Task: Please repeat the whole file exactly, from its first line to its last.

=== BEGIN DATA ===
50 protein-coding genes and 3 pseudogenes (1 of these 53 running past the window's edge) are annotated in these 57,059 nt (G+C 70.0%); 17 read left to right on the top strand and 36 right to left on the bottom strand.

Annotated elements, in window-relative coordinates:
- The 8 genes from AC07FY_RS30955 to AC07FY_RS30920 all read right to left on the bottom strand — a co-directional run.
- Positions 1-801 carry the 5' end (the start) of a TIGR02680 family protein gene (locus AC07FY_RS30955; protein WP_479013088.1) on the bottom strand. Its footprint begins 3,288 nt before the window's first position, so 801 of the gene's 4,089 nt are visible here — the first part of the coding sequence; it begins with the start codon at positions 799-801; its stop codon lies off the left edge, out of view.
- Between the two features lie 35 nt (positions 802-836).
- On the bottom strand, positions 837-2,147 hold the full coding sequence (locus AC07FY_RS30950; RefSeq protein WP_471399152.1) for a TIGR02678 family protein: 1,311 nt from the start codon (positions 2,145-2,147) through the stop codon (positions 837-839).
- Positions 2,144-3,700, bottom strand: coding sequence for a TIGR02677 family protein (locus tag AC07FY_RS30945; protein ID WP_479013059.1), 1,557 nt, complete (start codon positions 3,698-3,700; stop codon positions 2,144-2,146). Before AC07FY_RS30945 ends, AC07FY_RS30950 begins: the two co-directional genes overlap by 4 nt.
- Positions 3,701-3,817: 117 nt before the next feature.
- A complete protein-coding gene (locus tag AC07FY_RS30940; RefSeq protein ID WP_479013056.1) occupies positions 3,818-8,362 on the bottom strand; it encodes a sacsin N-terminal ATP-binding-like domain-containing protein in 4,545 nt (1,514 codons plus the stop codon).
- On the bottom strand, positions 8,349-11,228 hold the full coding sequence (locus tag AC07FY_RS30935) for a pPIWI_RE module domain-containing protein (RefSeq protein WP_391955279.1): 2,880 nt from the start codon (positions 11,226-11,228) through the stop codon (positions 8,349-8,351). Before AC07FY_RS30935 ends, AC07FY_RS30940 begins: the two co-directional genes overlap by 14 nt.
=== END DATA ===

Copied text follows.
50 protein-coding genes and 3 pseudogenes (1 of these 53 running past the window's edge) are annotated in these 57,059 nt (G+C 70.0%); 17 read left to right on the top strand and 36 right to left on the bottom strand.

Annotated elements, in window-relative coordinates:
- The 8 genes from AC07FY_RS30955 to AC07FY_RS30920 all read right to left on the bottom strand — a co-directional run.
- Positions 1-801 carry the 5' end (the start) of a TIGR02680 family protein gene (locus AC07FY_RS30955; protein WP_479013088.1) on the bottom strand. Its footprint begins 3,288 nt before the window's first position, so 801 of the gene's 4,089 nt are visible here — the first part of the coding sequence; it begins with the start codon at positions 799-801; its stop codon lies off the left edge, out of view.
- Between the two features lie 35 nt (positions 802-836).
- On the bottom strand, positions 837-2,147 hold the full coding sequence (locus AC07FY_RS30950; RefSeq protein WP_471399152.1) for a TIGR02678 family protein: 1,311 nt from the start codon (positions 2,145-2,147) through the stop codon (positions 837-839).
- Positions 2,144-3,700, bottom strand: coding sequence for a TIGR02677 family protein (locus tag AC07FY_RS30945; protein ID WP_479013059.1), 1,557 nt, complete (start codon positions 3,698-3,700; stop codon positions 2,144-2,146). Before AC07FY_RS30945 ends, AC07FY_RS30950 begins: the two co-directional genes overlap by 4 nt.
- Positions 3,701-3,817: 117 nt before the next feature.
- A complete protein-coding gene (locus tag AC07FY_RS30940; RefSeq protein ID WP_479013056.1) occupies positions 3,818-8,362 on the bottom strand; it encodes a sacsin N-terminal ATP-binding-like domain-containing protein in 4,545 nt (1,514 codons plus the stop codon).
- On the bottom strand, positions 8,349-11,228 hold the full coding sequence (locus tag AC07FY_RS30935) for a pPIWI_RE module domain-containing protein (RefSeq protein WP_391955279.1): 2,880 nt from the start codon (positions 11,226-11,228) through the stop codon (positions 8,349-8,351). Before AC07FY_RS30935 ends, AC07FY_RS30940 begins: the two co-directional genes overlap by 14 nt.